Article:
Two Prospective Catholic U.S. Navy Chaplains Ordained as Archdiocese Battles Military Priest Shortage Father Mark Bristol and Rev. Mr. Samuel Schneider ordained in weekend Masses

WASHINGTON, D.C. – The Archdiocese for the Military Services, USA (AMS), is celebrating the ordinations of two prospective U.S. Navy chaplains. Father Mark Bristol, 31, was ordained a priest on Saturday, June 4, in Brooklyn, N.Y. Reverend Mr. Samuel Schneider, 25, was ordained a transitional deacon on Sunday, June 5, in Superior, Wis. Both prospective chaplains hope eventually to serve on active duty in the U.S. Navy with endorsement and faculties from the AMS.

Nicholas Anthony DiMarzio ordains Father Mark Bristol, Saturday, June 4, 2016, in Brooklyn, N.Y. Photo courtesy Labadie Communications.

Nicholas Anthony DiMarzio ordains Father Mark Bristol, Saturday, June 4, 2016, in Brooklyn, N.Y. Photo courtesy Labadie Communications.

Father Bristol was ordained at the Co-Cathedral of Saint Joseph through the laying of hands and the prayer of consecration invoking the Holy Spirit by His Excellency, the Most ReverendNicholas DiMarzio, Ph.D., D.D., Bishop of Brooklyn. AMS Auxiliary Bishop Robert J. Coyleconcelebrated the ordination Mass. On Sunday, Father Bristol celebrated his first Mass atImmaculate Conception Parish in Jamaica, Queens, using a chalice that once belonged to Vietnam War hero, Father Vincent R. Capodanno, M.M., Servant of God.
Father Bristol is the son of Mr. Martin Bristol and Mrs. Pauline Bristol of Loganville, Ga. His parents attended the ordination, along with the new priest’s brother, Mr. Simon-Walter Bristol and his wife Mrs. Tina Bristol and their daughters Jessica and Lela of New York, N.Y.; and their sister, Ms. Persis Bristol and her husband, Mr. Raul Esimi, and their daughters Akira and Ariel of Loganville Ga.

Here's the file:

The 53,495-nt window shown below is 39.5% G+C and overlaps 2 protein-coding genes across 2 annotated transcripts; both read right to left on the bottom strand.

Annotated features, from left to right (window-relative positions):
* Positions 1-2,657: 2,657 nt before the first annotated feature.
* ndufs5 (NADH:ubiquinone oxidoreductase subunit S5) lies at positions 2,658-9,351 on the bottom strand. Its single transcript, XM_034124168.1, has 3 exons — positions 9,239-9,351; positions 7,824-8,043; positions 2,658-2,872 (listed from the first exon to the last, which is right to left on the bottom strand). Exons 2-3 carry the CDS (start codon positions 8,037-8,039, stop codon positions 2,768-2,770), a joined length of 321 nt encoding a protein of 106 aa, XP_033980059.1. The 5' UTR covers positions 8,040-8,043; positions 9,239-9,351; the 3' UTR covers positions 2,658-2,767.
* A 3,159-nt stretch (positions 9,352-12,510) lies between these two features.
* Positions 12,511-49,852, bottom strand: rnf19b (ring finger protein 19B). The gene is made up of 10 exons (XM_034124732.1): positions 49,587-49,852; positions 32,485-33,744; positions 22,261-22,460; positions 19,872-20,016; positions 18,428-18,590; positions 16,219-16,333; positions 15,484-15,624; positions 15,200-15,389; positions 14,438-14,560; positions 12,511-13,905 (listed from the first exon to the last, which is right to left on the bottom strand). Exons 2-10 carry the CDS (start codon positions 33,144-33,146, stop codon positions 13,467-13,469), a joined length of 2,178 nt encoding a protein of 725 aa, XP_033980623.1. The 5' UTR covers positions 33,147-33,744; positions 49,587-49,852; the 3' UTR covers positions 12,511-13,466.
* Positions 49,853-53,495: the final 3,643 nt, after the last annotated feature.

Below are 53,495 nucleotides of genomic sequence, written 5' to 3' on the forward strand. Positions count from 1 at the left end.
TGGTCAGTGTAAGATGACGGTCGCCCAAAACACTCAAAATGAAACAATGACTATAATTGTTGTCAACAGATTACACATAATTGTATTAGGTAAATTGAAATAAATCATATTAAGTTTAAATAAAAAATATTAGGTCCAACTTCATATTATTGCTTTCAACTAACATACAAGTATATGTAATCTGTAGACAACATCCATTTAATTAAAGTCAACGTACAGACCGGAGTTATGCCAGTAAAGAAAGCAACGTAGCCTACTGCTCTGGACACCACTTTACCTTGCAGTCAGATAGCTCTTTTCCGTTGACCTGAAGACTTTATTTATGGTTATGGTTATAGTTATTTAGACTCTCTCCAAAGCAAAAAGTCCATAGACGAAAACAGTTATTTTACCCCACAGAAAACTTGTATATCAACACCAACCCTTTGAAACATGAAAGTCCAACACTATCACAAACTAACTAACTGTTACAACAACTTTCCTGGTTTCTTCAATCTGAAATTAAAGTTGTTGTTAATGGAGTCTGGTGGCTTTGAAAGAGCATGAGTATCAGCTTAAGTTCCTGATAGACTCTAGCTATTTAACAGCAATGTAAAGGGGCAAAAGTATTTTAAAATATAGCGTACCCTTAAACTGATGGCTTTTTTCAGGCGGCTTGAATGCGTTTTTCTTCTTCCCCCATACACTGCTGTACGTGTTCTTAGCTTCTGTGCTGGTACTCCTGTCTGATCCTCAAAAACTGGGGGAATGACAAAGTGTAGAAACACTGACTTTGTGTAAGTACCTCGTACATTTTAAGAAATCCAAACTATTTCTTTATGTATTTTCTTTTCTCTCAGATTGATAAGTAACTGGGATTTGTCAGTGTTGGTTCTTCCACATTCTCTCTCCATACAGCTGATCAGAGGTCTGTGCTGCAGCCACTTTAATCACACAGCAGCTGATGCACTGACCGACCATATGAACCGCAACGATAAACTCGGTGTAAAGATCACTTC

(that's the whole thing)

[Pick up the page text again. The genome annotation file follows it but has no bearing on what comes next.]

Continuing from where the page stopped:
Father Bristol, who converted to Catholicism at the age of sixteen, says his journey toward priesthood started when he was just eight years old. He went to a Protestant summer camp that year and “asked Jesus to come into my life.” He says that “since that day, my relationship with Him has been a constant journey of me falling in love with Him, me running away from Him, Jesus running after me, and me returning back to Him, who is my first love.”

Before entering St. Joseph’s Seminary in Yonkers, N.Y., Father Bristol spent nine years in the Navy, both on active duty and in the reserves, during which time he served on deployment to the Horn of Africa in support of Operation Enduring Freedom. He enlisted as an Information Systems Technician upon graduation from Atlantic Community High School in Delray Beach, Fla., and was assigned to the USS Mount Whitney (LCC-20), based in Gaeta, Italy. He happened to be there whenPope Saint John Paul II died in 2005, and it was while attending the Holy Father’s funeral in Rome that he sensed the call to discern a vocation. “I was still running away from God,” he says. “While I was standing there shoulder to shoulder in the midst of over a million people from all over world, I heard the Lord say in my heart, ‘What happened to that fire that was in your heart for me and my Church when you first became Catholic?’ I repented that day and made a promise to myself to go on a pilgrimage to World Youth Day in hopes to rekindle that flame. When I went to World Youth Day in 2005 in Cologne, that flame was rekindled and I realized that God was still calling me to priesthood.”